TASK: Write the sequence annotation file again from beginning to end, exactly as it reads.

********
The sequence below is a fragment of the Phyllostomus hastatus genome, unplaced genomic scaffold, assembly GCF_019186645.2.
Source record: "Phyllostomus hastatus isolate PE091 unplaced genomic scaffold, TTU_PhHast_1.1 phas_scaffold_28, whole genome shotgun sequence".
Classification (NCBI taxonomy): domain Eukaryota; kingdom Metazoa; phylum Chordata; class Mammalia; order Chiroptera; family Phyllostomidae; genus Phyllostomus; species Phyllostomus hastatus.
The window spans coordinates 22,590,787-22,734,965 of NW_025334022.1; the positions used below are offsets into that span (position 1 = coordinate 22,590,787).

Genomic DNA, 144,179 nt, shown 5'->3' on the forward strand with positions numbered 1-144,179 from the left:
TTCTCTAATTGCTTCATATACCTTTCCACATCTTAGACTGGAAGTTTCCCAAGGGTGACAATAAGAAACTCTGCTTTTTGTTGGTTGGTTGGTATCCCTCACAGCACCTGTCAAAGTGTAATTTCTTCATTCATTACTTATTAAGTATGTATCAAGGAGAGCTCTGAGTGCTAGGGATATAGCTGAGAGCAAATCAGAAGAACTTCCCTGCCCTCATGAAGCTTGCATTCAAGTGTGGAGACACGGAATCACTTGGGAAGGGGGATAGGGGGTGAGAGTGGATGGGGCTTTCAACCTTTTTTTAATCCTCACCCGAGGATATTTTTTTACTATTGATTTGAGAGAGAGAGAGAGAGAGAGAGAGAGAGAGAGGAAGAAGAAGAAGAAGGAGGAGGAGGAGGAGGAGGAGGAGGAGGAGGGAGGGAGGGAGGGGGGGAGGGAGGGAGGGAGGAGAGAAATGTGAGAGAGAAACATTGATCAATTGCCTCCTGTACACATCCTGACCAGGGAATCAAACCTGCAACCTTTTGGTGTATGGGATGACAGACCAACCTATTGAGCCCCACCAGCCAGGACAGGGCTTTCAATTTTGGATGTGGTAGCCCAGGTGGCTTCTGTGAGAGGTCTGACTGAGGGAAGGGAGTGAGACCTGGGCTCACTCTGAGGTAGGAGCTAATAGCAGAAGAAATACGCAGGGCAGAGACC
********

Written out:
The sequence below is a fragment of the Phyllostomus hastatus genome, unplaced genomic scaffold, assembly GCF_019186645.2.
Source record: "Phyllostomus hastatus isolate PE091 unplaced genomic scaffold, TTU_PhHast_1.1 phas_scaffold_28, whole genome shotgun sequence".
Classification (NCBI taxonomy): domain Eukaryota; kingdom Metazoa; phylum Chordata; class Mammalia; order Chiroptera; family Phyllostomidae; genus Phyllostomus; species Phyllostomus hastatus.
The window spans coordinates 22,590,787-22,734,965 of NW_025334022.1; the positions used below are offsets into that span (position 1 = coordinate 22,590,787).

Genomic DNA, 144,179 nt, shown 5'->3' on the forward strand with positions numbered 1-144,179 from the left:
TTCTCTAATTGCTTCATATACCTTTCCACATCTTAGACTGGAAGTTTCCCAAGGGTGACAATAAGAAACTCTGCTTTTTGTTGGTTGGTTGGTATCCCTCACAGCACCTGTCAAAGTGTAATTTCTTCATTCATTACTTATTAAGTATGTATCAAGGAGAGCTCTGAGTGCTAGGGATATAGCTGAGAGCAAATCAGAAGAACTTCCCTGCCCTCATGAAGCTTGCATTCAAGTGTGGAGACACGGAATCACTTGGGAAGGGGGATAGGGGGTGAGAGTGGATGGGGCTTTCAACCTTTTTTTAATCCTCACCCGAGGATATTTTTTTACTATTGATTTGAGAGAGAGAGAGAGAGAGAGAGAGAGAGAGAGGAAGAAGAAGAAGAAGGAGGAGGAGGAGGAGGAGGAGGAGGAGGAGGGAGGGAGGGAGGGGGGGAGGGAGGGAGGGAGGAGAGAAATGTGAGAGAGAAACATTGATCAATTGCCTCCTGTACACATCCTGACCAGGGAATCAAACCTGCAACCTTTTGGTGTATGGGATGACAGACCAACCTATTGAGCCCCACCAGCCAGGACAGGGCTTTCAATTTTGGATGTGGTAGCCCAGGTGGCTTCTGTGAGAGGTCTGACTGAGGGAAGGGAGTGAGACCTGGGCTCACTCTGAGGTAGGAGCTAATAGCAGAAGAAATACGCAGGGCAGAGACC